outsourced

I know what it’s like. You’re sitting on a Friday morning beating your brain against the wall trying to come up with a creative illustration or game for Sunday. Or you’ve got retreat coming up and every idea seems to fall flat. So what do you do? Hop on the internet, jump in a forum, and ask the masses. Or maybe you grab your credit card and head to the Youth Ministry Mega Mart for some “inspiration”. I’ve been there myself. I know how hard it is to come up with quality programming week in and week out, especially when we have so many responsibilities to manage.

Everyone needs a little help when we’re stuck in a rut and we shouldn’t have to reinvent the wheel every single week. But I’m seeing a trend in youth ministry that worries me about our future. I’m seeing more and more youth workers depend on outsourced material (curriculum, games, training…etc) to do the work of ministry. Often, these “time savers” have a negative impact. Eventually we rely too much on other people’s work instead of our own.

You know if you’ve been guilty of outsourcing your ministry if you’ve…

  • Used a curriculum/talk outline without contexualizing it for your own students or internalizing the message for yourself
  • Played a purchased or “borrowed” game without testing it out
  • Asking someone to name your youth group or plan your retreat. (yes I’ve actually seen this)
  • Spent an exorbitant amount of time trolling youth ministry websites looking for “inspiration”

There is a danger to all this outsourcing. It’s making us incapable of leading ministries on our own. We become TOO dependent on other people for inspiration, which leads to shallow, generic youth ministries. We have access to such a large amount of resources that it’s just too tempting to copy and paste other people’s work into our own context. In the end, we stunt our leadership trajectory because we’ve haven’t put in the time to actually get good at the craft of student ministry.

Here are just a few dangers I see on the horizon if we continue to outsource our ministries:

  • If we rely on other people’s creativity, we’ll never learn to be creative ourselves. Really creative people will tell you that being creative is a daily discipline. There are no shortcuts. Outsourcing stunts our creative abilities.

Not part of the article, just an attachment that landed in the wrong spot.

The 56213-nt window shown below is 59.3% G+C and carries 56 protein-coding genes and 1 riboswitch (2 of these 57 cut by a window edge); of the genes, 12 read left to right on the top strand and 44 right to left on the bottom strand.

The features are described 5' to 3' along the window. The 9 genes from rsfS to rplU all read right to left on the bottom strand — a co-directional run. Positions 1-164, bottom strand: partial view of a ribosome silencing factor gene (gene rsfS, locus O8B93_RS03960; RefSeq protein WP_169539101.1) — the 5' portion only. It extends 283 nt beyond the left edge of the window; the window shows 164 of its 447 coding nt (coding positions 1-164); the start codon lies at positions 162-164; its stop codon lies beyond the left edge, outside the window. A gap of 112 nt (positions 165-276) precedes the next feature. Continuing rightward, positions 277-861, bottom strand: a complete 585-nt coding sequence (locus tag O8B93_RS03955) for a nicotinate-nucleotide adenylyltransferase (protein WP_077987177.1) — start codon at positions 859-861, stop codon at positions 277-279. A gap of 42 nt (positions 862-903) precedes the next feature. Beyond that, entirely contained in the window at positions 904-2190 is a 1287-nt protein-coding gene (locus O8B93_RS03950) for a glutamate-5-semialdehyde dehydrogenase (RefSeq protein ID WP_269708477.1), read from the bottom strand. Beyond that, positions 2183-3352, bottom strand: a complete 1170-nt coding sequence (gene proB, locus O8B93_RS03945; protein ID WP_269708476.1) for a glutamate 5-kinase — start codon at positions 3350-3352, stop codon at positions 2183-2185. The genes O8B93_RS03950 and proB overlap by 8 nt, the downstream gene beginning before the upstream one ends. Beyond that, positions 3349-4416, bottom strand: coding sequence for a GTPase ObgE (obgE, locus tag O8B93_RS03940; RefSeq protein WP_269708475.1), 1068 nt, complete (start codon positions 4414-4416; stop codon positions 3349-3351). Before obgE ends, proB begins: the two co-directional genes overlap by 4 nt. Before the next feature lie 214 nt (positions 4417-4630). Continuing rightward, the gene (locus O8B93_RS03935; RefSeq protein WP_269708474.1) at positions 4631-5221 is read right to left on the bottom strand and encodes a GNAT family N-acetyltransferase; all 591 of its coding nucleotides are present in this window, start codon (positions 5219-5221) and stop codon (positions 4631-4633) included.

• If we rely on someone else’s message, our own messages will become shallow and powerless. The truly impactful talks that I have given over the years were ones that I agonized over and internalized. There was prayer and contemplation involved. When I outsource my message to someone else, I lose that part of the process and my students WILL notice the difference.
  • If we rely on someone else’s strategy, we can miss out on God’s specific vision for our ministry. Only YOU know your context. You and your leaders need to be the ones who seek God for a vision and direction that is unique to you. When you outsource your ministry vision/strategy, you’ll miss out on seeing the next adventure that God wants to take your ministry on.
  • When you rely on someone else’s work, you lose a sense of ownership and pride over your ministry. God is calling YOU to be the shepherd of your ministry. When you take someone else’s work and calling it your own, what can you be proud of? Instead, God is calling you to take personal responsibility for what he’s entrusted you.

For the record, I buy curriculum and resources all the time. There’s nothing wrong with that, but I know that when I copy and paste someone else’s work, my leadership and my students suffer. That’s why whenever I get inspired from someone else’s work, I try to adapt it and internalize it for myself.

So much in student ministry simply cannot be outsourced. Relationships, teaching, leadership care, listening to the spirit…I could go on. This way is harder, for sure, but on the other side of that wall is a ministry that is richer, deeper and one you’ll be way more proud of.

So what about you? In what ways are you in danger of outsourcing too much of your ministry? And how will you begin the process of owning your part of the process?

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